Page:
A survivor of a deadly Mount Everest expedition in 1996 has died after reportedly falling down the stairs at her Colorado home.
Charlotte Fox, 61, was found by friends at the foot of the stairs in her Telluride home on Thursday night.
She had not long returned from a dinner when she was discovered.
Fox was one of a handful who survived out of a group of 10 as they descended Mount Everest in a deadly blizzard in 1996.
Her chilling description of the disaster and how she thought it would kill her was quoted in Into Thin Air, a book about the disaster.
Charlotte Fox, 61, (left in a recent image) died in Telluride, Colorado, on Thursday. She was one of the few survivors of a 1996 expedition to Mount Everest in which eight people were killed. She is seen (right) getting off a plane in Kathmandu after the disaster
She said: ‘I didn’t see how we were going to get out of it alive.
‘The cold was so painful, I didn’t think I could endure it anymore. I just curled up in a ball and hoped death would come quickly.’
We’re used to people dying in the mountains… it’s hard to find a blessing in this
Friend Kim Reynolds who found Fox’s body at the bottom of the stairs in her home
On Thursday, she was found by her friend Kim Reynolds who was staying with her to attend the Mountainfilm festival.
They had gone out to separate dinners when Reynolds returned at 10.30pm to find her at the bottom of the stairs.
The coroner is yet to confirm her cause of death but foul play is not suspected.
‘Finding her body was a very shocking and difficult thing,’ Reynolds told The Telluride Daily Planet.
‘We’re used to people dying in the mountains. I’ve lost count of how many friends I’ve lost this way.
‘When someone dies of a long illness, it gives you time to process that; it’s even a blessing.
‘It’s hard to find the blessing in this. It’s a huge reminder of how vulnerable we are; how risk is everywhere.
Fox (seen left) carried on mountaineering despite nearly dying in 1996. She is pictured with friends. They are at a loss over her death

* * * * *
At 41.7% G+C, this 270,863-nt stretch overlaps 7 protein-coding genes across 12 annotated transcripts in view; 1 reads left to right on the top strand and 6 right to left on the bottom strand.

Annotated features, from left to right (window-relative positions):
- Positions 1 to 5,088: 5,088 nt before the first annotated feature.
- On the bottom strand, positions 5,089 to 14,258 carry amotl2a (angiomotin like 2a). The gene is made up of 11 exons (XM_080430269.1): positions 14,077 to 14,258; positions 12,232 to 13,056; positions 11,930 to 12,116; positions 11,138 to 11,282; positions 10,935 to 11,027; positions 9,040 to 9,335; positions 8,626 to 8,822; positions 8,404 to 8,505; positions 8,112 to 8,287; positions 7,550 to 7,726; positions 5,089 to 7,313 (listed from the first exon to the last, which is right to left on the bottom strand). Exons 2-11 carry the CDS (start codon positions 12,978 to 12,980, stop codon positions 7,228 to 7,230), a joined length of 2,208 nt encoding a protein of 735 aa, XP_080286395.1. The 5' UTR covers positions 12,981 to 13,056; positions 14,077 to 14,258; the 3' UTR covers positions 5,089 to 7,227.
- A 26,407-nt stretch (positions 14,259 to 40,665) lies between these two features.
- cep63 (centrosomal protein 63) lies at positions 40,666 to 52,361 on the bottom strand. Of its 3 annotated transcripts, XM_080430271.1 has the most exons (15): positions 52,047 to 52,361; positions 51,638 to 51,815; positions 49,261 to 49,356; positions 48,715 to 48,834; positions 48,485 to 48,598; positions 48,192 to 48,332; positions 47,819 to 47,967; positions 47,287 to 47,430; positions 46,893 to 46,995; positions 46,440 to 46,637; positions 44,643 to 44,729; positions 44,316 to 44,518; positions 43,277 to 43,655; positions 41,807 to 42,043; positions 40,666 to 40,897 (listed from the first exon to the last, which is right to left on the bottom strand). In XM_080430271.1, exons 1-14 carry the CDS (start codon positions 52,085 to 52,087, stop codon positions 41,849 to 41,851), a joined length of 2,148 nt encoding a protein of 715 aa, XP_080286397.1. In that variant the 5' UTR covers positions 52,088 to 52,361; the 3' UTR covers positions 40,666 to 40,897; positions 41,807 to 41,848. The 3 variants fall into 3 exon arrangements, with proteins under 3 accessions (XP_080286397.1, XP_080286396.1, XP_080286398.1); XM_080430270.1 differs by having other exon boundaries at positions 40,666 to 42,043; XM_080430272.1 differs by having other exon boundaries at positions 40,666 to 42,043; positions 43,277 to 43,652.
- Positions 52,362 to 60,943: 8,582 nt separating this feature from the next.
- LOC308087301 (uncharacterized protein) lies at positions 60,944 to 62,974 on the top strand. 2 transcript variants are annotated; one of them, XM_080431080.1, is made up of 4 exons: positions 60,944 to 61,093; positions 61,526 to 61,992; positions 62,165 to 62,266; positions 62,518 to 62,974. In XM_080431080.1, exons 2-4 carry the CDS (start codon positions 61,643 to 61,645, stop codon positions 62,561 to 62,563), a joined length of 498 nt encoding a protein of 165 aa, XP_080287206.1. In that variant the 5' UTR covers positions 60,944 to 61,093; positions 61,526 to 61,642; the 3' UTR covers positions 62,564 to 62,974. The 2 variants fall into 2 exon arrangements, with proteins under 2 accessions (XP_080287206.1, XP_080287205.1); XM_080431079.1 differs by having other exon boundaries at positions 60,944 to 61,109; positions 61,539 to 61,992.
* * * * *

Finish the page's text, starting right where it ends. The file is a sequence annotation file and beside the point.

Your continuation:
Fox worked as a ski instructor. She was beloved by friends for her work ethic and steely determination
‘You’ve just got to take stock and live your best, fullest life right now, every day,’ she added.
Before they both went out for the evening, Fox told her friend she was happy to have reached her recent birthday.
‘She recently had a birthday, and she told me, “I’m happy to be 61,”‘ Reynolds recalled her saying.
She said the parting statement was like a ‘gift’ to her.
Fox lived alone in her home in Colorado where she had worked for decades as a ski instructor.
Her husband died Reese Martin died in a paragliding accident in 2004.
Reynolds said she was happy it was her who found her and not ‘the mailman’.
‘To be the last person with her, with my hands on her heart, and to remember those last words she said to me, I have to look at it as a privilege instead of a horror.
Fellow survivor Seaborn Beck (left) and (right) pictured leaving Katmandu with bandages around his frostbitten hands. He was another survivor
‘I mean, she lives alone: The mailman didn’t find her, and she didn’t lay there for three or four days alone.
‘I got to send her off, with love. People helped me understand that,’ she said.
After surviving Everest in 1996, Fox went on to climb more 8,000 ft peaks than any other American woman.
Her friends say they will remember her just as much for her generosity and work ethic as they will her oustanding mountaineering career.